The garden is getting into full swing now; plants are finally established and many are flowering or just beginning to fruit. This is one of my favorite times of being a gardener–the garden is still looking good, sort of tidy and not too weedy (versus the unkempt look of late summer and fall)–and still anticipating the first ripe tomato and hot chile pepper.
There are new flowers, fruits, and growth spurts to check on daily. The pollinators are intoxicated from the bevy of blooms: monardas, calendulas, nasturtiums, arugula, day lilies, many of the mustards, squash blossoms, phlox and zinnies are just starting. I have a large patch of red-flowered monarda (Monarda didyma) on one side of the house and a patch of wild monarda with lavender flowers (M. fistulosa) on the other side. All day long the hummingbirds fly back and forth over the roof (not around the house) to vist both patches; they also love the phlox. I take delight when I see a big old bumble hanging heavy on the underside of a flower, where it will spend the night.
We feed the birds a mix of seeds at a feeder year round and there are many birds in and around the house and in the woods. There is a large patch of bamboo across the drive and many birds roost there at night. The birds start singing at about 4:30 am, however just a few every now and then; by 5 am there are more calling; and between 5:30 and 6:30 am there is a full-on concerto of bird song. While there is bird chatter all day long, the cacophony reaches a crescendo with evening song as they return to roost. This isn’t noise to me–they are pleasant, comforting, natural sounds. In fact, I tend to play less music this time of year and enjoy the birdsong.
Twilight is perhaps my favorite time of day and a perfect time to be in the garden. Many birds visit the garden at this time of day, grabbing a few insects before bedtime. I especially notice the cardinals–maybe because of their showy ponceau feathers. As I sit, the barn swallows fly overhead and the bats come out. If I wait long enough, the lightning bugs begin to rise out of their grassy lair and slowly ascend whereupon they reach the treetops by full-on darkness.
I have a large birdbath and two smaller ones. One of them is a large leaf shape and sits in a shade garden just off the backporch. The porch has a wooden railing so I can’t see the birdbath while sitting on the porch. In the summer, the family often eats supper at the picnic table on the porch. Every evening, catbirds come to take a bath. Have you ever heard a catbird take a bath? Well first they fly in and land on a low-lying branch of the pearl bush (which I can see). Then I hear them hop down into water and they make a splish-splash-splish. Next there is a small, raucous splashing with fluttering and lots of water movement… sometimes repeatedly. Finally, there is a shaking and fluttering of wings and the freshly bathed catbird hops back up on the the branch. Perhaps, there is a bit more fluttering which reminds me of a dog shaking water from its coat, and occasionally a bit of preening, before the bird flies off. If I stand up to watch this process, the bird flies off and we both miss this bathing ritual, and so I sit and listen, which is actually sort of more fun in some ways. It makes us sit still and really listen.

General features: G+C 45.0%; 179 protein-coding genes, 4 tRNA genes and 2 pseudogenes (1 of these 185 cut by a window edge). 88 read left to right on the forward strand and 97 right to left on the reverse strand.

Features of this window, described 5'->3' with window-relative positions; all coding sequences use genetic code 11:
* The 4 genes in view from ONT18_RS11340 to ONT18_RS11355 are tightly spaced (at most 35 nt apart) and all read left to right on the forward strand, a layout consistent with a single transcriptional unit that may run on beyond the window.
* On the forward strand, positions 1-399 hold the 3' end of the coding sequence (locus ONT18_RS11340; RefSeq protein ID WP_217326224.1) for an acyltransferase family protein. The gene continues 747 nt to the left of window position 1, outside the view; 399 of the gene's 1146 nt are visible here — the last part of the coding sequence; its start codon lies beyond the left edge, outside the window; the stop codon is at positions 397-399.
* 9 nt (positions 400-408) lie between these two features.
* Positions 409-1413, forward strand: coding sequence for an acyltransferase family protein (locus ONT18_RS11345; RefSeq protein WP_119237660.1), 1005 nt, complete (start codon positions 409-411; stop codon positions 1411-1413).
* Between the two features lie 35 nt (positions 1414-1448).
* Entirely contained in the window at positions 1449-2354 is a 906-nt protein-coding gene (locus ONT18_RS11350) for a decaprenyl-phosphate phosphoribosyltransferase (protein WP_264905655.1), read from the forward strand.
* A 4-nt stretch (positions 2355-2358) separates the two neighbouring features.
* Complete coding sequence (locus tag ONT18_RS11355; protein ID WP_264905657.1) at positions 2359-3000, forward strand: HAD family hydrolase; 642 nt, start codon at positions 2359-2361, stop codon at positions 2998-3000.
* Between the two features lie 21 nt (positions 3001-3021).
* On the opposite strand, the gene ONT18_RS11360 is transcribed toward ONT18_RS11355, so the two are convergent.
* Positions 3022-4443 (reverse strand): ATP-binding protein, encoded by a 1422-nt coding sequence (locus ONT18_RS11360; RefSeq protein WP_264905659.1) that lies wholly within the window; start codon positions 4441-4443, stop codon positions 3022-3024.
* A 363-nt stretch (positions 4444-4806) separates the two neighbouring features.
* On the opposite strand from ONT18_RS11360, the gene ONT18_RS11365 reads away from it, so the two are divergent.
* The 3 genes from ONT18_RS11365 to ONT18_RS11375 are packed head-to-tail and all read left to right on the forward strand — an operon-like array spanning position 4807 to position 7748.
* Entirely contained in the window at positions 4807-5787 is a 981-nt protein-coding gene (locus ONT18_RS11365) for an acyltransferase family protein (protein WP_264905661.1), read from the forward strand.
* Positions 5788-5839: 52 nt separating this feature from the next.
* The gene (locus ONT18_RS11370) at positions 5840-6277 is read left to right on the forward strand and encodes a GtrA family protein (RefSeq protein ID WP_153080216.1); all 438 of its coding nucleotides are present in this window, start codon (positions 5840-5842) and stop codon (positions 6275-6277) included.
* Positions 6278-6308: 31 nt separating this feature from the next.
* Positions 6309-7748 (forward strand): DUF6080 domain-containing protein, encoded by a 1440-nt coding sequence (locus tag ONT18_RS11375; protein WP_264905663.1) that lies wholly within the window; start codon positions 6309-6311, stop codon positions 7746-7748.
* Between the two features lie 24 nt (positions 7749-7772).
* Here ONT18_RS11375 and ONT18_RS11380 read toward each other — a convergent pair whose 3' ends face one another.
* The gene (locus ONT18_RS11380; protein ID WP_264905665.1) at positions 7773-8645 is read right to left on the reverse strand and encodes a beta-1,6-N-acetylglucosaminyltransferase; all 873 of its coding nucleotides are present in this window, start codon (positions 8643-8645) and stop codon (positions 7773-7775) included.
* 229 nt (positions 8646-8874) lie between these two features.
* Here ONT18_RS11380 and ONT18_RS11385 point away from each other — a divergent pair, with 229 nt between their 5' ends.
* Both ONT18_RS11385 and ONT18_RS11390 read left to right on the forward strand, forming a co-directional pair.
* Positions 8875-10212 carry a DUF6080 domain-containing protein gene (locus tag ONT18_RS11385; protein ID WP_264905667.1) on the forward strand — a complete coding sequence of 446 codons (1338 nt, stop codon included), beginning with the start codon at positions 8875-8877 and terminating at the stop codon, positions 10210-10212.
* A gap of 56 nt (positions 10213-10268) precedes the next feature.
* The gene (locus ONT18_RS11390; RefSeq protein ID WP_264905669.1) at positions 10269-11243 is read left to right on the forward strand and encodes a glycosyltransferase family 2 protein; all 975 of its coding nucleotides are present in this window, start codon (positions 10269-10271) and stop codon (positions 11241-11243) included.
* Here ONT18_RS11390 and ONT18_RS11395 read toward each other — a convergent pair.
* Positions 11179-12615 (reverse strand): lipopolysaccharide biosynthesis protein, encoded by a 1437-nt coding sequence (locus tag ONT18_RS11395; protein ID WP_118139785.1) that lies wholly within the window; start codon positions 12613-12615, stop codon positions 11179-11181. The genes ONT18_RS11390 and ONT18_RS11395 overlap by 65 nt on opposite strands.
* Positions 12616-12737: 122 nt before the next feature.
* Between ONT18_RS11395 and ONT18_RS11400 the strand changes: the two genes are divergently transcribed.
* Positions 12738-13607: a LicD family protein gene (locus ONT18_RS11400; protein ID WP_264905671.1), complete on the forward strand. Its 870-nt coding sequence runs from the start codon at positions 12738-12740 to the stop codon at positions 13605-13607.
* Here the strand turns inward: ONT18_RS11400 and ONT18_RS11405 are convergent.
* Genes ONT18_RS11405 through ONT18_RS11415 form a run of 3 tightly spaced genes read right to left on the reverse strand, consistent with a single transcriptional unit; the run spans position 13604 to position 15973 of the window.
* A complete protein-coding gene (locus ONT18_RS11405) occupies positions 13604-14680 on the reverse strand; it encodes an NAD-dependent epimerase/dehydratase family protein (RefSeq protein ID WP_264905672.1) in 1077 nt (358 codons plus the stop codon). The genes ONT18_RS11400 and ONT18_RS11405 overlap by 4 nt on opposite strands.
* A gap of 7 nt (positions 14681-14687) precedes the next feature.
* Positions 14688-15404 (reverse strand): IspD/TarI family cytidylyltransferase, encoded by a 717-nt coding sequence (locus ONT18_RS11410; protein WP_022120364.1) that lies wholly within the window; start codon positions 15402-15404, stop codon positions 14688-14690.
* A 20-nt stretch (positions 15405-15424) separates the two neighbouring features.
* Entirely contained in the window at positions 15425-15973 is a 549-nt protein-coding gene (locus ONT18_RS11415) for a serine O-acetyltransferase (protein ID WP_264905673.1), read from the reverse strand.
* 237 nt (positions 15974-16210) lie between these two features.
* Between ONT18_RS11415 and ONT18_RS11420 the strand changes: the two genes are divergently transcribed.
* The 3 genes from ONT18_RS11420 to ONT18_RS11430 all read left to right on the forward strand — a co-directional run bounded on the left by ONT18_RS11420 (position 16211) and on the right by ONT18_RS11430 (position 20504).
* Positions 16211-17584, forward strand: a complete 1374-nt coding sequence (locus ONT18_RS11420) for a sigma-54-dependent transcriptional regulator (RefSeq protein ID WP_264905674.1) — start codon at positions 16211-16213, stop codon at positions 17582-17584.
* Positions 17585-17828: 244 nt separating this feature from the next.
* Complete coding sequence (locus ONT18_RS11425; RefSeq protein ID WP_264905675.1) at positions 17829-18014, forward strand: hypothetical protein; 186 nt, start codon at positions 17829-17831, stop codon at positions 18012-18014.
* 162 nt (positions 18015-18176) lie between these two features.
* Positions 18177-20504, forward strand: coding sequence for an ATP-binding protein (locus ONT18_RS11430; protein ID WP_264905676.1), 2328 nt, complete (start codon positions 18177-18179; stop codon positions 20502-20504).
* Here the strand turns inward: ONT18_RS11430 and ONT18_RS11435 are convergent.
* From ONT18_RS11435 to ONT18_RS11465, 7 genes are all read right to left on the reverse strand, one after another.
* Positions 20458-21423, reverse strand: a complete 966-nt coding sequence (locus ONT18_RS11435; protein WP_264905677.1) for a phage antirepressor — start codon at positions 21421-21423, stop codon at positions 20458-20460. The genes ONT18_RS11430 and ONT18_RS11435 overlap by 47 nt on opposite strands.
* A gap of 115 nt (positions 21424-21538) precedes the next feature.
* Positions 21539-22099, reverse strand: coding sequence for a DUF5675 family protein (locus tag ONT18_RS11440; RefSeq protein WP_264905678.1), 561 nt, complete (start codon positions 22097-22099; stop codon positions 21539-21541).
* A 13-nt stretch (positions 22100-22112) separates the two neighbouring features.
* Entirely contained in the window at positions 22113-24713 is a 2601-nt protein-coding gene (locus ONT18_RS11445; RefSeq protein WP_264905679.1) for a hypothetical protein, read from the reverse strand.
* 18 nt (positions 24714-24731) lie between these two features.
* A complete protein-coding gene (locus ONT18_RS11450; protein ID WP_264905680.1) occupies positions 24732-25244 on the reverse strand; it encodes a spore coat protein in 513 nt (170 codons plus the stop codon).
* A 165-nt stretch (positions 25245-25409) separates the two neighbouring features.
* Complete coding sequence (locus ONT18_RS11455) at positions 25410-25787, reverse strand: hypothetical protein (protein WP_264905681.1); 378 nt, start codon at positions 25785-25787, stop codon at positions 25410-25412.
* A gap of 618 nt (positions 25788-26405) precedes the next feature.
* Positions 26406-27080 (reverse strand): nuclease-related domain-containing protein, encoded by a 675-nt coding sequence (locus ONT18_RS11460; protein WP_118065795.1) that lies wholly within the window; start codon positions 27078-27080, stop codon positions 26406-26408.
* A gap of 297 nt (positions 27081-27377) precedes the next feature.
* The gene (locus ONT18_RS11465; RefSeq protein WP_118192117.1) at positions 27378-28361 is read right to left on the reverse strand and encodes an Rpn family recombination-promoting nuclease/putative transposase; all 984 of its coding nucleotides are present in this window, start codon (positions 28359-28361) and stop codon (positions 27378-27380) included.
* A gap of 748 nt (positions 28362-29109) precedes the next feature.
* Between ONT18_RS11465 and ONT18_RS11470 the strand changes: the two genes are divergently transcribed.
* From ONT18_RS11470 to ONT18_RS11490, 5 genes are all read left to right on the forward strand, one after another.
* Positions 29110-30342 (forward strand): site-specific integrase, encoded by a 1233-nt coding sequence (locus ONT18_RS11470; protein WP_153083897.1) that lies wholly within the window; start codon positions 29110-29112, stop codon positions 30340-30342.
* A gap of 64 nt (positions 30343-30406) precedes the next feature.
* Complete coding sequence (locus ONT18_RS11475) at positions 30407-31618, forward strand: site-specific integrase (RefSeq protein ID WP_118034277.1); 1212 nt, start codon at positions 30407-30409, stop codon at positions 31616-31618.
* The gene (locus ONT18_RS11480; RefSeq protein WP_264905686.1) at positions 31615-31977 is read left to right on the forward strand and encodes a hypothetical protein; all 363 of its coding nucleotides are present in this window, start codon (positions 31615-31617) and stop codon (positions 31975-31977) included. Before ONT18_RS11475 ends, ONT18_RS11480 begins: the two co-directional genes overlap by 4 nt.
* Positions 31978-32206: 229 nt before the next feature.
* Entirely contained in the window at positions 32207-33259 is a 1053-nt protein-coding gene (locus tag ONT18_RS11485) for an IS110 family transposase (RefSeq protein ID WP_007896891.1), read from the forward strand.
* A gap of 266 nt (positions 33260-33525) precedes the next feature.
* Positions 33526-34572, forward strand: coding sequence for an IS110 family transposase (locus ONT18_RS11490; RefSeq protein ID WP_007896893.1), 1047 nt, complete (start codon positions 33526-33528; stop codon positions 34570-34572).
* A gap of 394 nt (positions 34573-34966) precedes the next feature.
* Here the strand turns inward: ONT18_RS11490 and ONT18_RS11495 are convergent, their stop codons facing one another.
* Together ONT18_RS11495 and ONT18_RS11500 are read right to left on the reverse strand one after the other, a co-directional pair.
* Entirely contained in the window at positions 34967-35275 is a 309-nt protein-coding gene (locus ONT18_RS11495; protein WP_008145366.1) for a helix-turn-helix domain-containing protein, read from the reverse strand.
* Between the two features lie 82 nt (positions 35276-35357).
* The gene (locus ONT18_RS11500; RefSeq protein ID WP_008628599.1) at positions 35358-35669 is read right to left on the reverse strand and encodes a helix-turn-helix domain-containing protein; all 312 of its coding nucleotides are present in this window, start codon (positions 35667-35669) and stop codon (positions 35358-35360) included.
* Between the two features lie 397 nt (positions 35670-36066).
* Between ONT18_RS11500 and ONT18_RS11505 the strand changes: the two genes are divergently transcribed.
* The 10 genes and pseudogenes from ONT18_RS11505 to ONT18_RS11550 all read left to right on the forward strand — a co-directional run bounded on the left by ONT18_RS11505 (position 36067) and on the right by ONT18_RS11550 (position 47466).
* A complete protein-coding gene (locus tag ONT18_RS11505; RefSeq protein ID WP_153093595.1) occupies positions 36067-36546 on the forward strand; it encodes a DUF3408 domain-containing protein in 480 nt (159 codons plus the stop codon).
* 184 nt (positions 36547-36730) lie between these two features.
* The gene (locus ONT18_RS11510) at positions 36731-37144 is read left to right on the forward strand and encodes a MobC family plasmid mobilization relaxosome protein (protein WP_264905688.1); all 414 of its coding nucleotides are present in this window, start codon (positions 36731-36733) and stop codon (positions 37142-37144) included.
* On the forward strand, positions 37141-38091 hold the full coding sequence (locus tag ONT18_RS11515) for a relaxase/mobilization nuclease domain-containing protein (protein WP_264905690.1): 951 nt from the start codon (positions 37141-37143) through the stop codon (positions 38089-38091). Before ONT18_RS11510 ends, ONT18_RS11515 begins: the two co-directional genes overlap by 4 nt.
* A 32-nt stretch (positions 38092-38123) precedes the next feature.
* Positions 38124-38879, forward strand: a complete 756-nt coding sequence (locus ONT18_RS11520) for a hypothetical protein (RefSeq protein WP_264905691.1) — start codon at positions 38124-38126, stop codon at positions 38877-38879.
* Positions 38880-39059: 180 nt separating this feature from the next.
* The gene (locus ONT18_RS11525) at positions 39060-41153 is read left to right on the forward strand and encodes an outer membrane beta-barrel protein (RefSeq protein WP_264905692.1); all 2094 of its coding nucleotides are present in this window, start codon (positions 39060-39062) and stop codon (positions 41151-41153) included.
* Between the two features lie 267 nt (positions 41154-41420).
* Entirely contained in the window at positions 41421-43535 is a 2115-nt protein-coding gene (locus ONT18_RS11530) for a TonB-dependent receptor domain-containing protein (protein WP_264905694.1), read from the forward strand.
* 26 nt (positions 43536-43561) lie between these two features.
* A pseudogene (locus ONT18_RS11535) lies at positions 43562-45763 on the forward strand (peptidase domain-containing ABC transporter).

The sound of crickets is another story… The south side of our passive solar house is a greenhouse and the glass goes to the roofline; the second-story bedroom looks out through the upper part of the greenhouse. Well there has been a cricket in the greenhouse for the past five nights and although I haven’t seen it, I believe that it is pretty near the size of a small locomotive. It’s strange that for being so loud that I cannot find it. The cinderblock walls, brick floor, metal planting table and glass of the structure make the cricket’s call echo and causes a loud din. It starts up late evening and goes through the night until about 4-ish in the morning. If I turn on the light to find it, it stops making noise. After laying awake for a few hours each night, I actually got up and used earplugs to sleep. However, I stopped using them after a few nights and decided to just get used to it… which I have done, sort of…
So one night while I was lying awake listening to the dang cricket, until the birds started up, I was thinking about various calls that the birds make. Each bird sings a different song–actually all birds have more than a few calls–and they vary according to season. This is how they communicate among their species. Some calls are chatter, while there are calls for mating and then there are warning calls. I started wondering if the different species can understand one another or do they all speak different languages? So I read about birdsong and calls and indeed, they do speak a different language from one another. It’s like we humans, speaking Japanese and French and Spanish and English and German. However, birds do recognize warning calls amongst their feathered friends (heck, I recognize them too)… and they also are alerted by the warning call of squirrels.
Whatever language they are speaking, I find it sweet and comforting and it is perfect harmony when I am in the garden, whether it is morning, noon or night.